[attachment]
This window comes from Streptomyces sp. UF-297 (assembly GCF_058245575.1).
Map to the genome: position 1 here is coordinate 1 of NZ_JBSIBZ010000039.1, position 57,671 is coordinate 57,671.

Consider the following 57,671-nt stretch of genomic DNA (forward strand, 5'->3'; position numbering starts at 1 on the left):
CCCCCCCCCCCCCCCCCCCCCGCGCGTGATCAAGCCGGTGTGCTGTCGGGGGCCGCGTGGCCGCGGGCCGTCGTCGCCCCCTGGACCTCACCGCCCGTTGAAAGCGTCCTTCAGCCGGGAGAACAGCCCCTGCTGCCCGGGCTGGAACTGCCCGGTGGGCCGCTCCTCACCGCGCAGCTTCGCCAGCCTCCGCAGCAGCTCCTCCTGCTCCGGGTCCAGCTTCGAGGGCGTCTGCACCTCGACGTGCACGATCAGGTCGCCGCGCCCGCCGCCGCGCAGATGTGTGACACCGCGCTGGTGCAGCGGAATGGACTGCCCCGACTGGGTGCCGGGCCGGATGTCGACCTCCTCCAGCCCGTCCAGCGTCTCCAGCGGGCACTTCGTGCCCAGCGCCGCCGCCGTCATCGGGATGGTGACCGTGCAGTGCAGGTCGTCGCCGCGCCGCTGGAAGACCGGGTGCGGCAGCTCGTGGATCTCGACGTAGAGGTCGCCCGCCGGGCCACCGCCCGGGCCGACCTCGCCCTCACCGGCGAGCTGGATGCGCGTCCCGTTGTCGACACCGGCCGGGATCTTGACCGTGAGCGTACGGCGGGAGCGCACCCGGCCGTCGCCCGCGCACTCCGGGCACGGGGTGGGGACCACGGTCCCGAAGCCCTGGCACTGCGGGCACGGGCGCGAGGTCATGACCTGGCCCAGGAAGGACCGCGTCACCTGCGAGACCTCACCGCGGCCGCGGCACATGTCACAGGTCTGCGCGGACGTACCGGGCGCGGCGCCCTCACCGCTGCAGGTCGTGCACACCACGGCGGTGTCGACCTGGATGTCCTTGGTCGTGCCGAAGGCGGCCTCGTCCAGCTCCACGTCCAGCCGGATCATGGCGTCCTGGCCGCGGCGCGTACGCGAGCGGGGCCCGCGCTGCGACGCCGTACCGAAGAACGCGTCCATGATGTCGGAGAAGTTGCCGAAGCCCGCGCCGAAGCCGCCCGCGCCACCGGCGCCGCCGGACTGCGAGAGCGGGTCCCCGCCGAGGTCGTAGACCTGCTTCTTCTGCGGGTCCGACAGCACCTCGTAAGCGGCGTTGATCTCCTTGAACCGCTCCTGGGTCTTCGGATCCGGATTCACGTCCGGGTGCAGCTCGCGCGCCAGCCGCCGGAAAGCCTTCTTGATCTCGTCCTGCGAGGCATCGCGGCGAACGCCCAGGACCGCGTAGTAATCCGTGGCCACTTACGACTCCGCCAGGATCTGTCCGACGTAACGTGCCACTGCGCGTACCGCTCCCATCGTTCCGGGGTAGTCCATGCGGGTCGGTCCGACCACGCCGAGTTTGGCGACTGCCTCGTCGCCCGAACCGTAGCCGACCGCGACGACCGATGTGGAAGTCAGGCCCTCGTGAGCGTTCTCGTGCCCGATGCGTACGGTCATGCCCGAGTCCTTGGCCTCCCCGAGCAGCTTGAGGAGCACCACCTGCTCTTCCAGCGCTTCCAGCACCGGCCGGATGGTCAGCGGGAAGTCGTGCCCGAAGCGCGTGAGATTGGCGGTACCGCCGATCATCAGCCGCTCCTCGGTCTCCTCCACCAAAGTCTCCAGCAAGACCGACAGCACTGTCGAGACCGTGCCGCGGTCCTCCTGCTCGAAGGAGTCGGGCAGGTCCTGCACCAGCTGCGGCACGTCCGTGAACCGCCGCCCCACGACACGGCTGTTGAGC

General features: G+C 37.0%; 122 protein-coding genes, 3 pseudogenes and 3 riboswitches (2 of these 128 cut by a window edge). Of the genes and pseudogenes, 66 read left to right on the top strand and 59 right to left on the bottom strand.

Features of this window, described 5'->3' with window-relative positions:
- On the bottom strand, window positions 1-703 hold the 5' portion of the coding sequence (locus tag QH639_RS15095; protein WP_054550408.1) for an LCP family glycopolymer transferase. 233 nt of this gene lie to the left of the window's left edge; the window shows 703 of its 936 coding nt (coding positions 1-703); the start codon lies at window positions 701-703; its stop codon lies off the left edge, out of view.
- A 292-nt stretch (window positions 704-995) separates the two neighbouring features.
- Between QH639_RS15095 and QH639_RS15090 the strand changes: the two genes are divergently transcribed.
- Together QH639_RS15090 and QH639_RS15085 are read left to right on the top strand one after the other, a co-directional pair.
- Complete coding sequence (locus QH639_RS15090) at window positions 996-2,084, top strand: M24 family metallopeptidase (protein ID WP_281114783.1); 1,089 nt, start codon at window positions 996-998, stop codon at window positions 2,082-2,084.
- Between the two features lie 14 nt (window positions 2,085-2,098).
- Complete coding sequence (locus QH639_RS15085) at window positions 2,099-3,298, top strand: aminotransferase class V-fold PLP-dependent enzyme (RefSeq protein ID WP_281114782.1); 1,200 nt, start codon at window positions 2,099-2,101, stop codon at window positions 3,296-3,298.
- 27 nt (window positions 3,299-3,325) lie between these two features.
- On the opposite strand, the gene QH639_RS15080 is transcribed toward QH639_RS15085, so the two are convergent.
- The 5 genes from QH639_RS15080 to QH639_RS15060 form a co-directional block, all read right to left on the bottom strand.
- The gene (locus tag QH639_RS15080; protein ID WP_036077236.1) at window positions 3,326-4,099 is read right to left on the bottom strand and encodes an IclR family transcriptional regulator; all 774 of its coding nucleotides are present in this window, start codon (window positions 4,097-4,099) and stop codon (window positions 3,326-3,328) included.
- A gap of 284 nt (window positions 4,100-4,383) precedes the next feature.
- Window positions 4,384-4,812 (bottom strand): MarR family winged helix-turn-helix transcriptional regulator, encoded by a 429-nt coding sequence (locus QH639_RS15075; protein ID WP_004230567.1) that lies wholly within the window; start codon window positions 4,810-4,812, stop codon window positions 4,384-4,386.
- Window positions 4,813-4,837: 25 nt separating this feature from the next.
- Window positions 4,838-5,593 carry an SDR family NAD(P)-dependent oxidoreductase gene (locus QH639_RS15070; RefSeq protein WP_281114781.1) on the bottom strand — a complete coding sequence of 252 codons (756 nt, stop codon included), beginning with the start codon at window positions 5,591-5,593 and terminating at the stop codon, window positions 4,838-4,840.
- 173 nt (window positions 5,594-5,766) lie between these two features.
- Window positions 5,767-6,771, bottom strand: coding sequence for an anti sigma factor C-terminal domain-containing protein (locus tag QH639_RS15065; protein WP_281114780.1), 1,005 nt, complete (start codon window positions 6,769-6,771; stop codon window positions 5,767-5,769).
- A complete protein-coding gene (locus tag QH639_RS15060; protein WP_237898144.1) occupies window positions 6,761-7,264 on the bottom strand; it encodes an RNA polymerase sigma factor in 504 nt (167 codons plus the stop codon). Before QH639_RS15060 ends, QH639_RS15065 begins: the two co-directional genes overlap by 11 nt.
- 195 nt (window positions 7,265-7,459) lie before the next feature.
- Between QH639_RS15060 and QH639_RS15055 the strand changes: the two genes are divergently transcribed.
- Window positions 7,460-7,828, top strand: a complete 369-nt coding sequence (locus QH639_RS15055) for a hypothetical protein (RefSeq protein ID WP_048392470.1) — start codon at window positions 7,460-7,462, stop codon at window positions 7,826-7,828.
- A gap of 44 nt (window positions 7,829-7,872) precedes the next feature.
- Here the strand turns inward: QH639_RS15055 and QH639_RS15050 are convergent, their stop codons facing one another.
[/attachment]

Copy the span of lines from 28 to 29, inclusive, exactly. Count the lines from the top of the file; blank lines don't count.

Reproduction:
- A gap of 44 nt (window positions 7,829-7,872) precedes the next feature.
- Here the strand turns inward: QH639_RS15055 and QH639_RS15050 are convergent, their stop codons facing one another.